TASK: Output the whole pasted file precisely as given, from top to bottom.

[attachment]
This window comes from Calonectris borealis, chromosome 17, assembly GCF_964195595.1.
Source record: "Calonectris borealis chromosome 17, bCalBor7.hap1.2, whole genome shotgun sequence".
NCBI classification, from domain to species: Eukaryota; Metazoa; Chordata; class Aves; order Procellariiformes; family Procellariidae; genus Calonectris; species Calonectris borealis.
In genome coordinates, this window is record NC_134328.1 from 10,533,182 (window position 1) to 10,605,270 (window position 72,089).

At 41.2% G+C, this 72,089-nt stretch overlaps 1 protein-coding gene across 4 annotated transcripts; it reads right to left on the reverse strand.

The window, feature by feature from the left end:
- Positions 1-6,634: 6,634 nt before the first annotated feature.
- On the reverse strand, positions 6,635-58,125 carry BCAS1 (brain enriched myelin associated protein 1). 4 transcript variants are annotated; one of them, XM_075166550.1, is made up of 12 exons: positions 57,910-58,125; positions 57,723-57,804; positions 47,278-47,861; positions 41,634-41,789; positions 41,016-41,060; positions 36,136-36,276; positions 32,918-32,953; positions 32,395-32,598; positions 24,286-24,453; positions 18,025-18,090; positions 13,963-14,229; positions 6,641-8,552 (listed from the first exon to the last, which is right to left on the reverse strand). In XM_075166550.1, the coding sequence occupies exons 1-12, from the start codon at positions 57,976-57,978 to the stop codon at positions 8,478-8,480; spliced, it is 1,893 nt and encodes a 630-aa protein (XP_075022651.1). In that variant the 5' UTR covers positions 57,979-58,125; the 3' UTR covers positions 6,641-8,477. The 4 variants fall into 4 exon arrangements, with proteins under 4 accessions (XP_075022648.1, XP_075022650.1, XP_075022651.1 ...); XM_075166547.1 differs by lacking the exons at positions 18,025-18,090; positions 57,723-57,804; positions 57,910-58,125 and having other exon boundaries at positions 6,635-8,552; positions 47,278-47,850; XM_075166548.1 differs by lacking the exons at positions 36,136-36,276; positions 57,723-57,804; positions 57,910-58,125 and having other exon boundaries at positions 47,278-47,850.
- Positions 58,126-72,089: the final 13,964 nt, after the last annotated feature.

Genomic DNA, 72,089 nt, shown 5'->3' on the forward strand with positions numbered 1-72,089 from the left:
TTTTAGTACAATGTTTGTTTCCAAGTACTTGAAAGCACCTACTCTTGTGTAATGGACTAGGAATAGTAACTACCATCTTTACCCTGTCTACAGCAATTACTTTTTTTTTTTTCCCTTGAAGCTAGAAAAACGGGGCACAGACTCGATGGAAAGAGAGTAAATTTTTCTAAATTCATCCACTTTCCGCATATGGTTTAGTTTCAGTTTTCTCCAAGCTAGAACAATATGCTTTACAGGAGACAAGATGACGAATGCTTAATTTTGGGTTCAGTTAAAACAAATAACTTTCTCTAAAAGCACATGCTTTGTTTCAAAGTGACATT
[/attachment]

This window comes from Calonectris borealis, chromosome 17, assembly GCF_964195595.1.
Source record: "Calonectris borealis chromosome 17, bCalBor7.hap1.2, whole genome shotgun sequence".
NCBI classification, from domain to species: Eukaryota; Metazoa; Chordata; class Aves; order Procellariiformes; family Procellariidae; genus Calonectris; species Calonectris borealis.
In genome coordinates, this window is record NC_134328.1 from 10,533,182 (window position 1) to 10,605,270 (window position 72,089).

At 41.2% G+C, this 72,089-nt stretch overlaps 1 protein-coding gene across 4 annotated transcripts; it reads right to left on the reverse strand.

The window, feature by feature from the left end:
- Positions 1-6,634: 6,634 nt before the first annotated feature.
- On the reverse strand, positions 6,635-58,125 carry BCAS1 (brain enriched myelin associated protein 1). 4 transcript variants are annotated; one of them, XM_075166550.1, is made up of 12 exons: positions 57,910-58,125; positions 57,723-57,804; positions 47,278-47,861; positions 41,634-41,789; positions 41,016-41,060; positions 36,136-36,276; positions 32,918-32,953; positions 32,395-32,598; positions 24,286-24,453; positions 18,025-18,090; positions 13,963-14,229; positions 6,641-8,552 (listed from the first exon to the last, which is right to left on the reverse strand). In XM_075166550.1, the coding sequence occupies exons 1-12, from the start codon at positions 57,976-57,978 to the stop codon at positions 8,478-8,480; spliced, it is 1,893 nt and encodes a 630-aa protein (XP_075022651.1). In that variant the 5' UTR covers positions 57,979-58,125; the 3' UTR covers positions 6,641-8,477. The 4 variants fall into 4 exon arrangements, with proteins under 4 accessions (XP_075022648.1, XP_075022650.1, XP_075022651.1 ...); XM_075166547.1 differs by lacking the exons at positions 18,025-18,090; positions 57,723-57,804; positions 57,910-58,125 and having other exon boundaries at positions 6,635-8,552; positions 47,278-47,850; XM_075166548.1 differs by lacking the exons at positions 36,136-36,276; positions 57,723-57,804; positions 57,910-58,125 and having other exon boundaries at positions 47,278-47,850.
- Positions 58,126-72,089: the final 13,964 nt, after the last annotated feature.

Genomic DNA, 72,089 nt, shown 5'->3' on the forward strand with positions numbered 1-72,089 from the left:
TTTTAGTACAATGTTTGTTTCCAAGTACTTGAAAGCACCTACTCTTGTGTAATGGACTAGGAATAGTAACTACCATCTTTACCCTGTCTACAGCAATTACTTTTTTTTTTTTCCCTTGAAGCTAGAAAAACGGGGCACAGACTCGATGGAAAGAGAGTAAATTTTTCTAAATTCATCCACTTTCCGCATATGGTTTAGTTTCAGTTTTCTCCAAGCTAGAACAATATGCTTTACAGGAGACAAGATGACGAATGCTTAATTTTGGGTTCAGTTAAAACAAATAACTTTCTCTAAAAGCACATGCTTTGTTTCAAAGTGACATT